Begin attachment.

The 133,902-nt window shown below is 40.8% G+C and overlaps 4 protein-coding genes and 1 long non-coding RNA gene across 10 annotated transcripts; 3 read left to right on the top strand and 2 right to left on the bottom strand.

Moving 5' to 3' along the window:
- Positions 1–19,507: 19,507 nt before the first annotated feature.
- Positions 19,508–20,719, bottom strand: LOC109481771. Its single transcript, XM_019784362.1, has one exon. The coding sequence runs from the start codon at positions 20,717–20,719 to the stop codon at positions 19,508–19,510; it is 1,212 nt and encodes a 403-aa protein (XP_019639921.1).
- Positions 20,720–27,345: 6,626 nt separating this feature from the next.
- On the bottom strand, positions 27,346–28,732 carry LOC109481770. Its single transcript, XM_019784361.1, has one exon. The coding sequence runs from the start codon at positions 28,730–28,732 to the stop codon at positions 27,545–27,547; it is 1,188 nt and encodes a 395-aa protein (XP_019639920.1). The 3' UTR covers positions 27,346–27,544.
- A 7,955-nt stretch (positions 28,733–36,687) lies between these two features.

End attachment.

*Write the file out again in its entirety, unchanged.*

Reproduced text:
The 133,902-nt window shown below is 40.8% G+C and overlaps 4 protein-coding genes and 1 long non-coding RNA gene across 10 annotated transcripts; 3 read left to right on the top strand and 2 right to left on the bottom strand.

Moving 5' to 3' along the window:
- Positions 1–19,507: 19,507 nt before the first annotated feature.
- Positions 19,508–20,719, bottom strand: LOC109481771. Its single transcript, XM_019784362.1, has one exon. The coding sequence runs from the start codon at positions 20,717–20,719 to the stop codon at positions 19,508–19,510; it is 1,212 nt and encodes a 403-aa protein (XP_019639921.1).
- Positions 20,720–27,345: 6,626 nt separating this feature from the next.
- On the bottom strand, positions 27,346–28,732 carry LOC109481770. Its single transcript, XM_019784361.1, has one exon. The coding sequence runs from the start codon at positions 28,730–28,732 to the stop codon at positions 27,545–27,547; it is 1,188 nt and encodes a 395-aa protein (XP_019639920.1). The 3' UTR covers positions 27,346–27,544.
- A 7,955-nt stretch (positions 28,733–36,687) lies between these two features.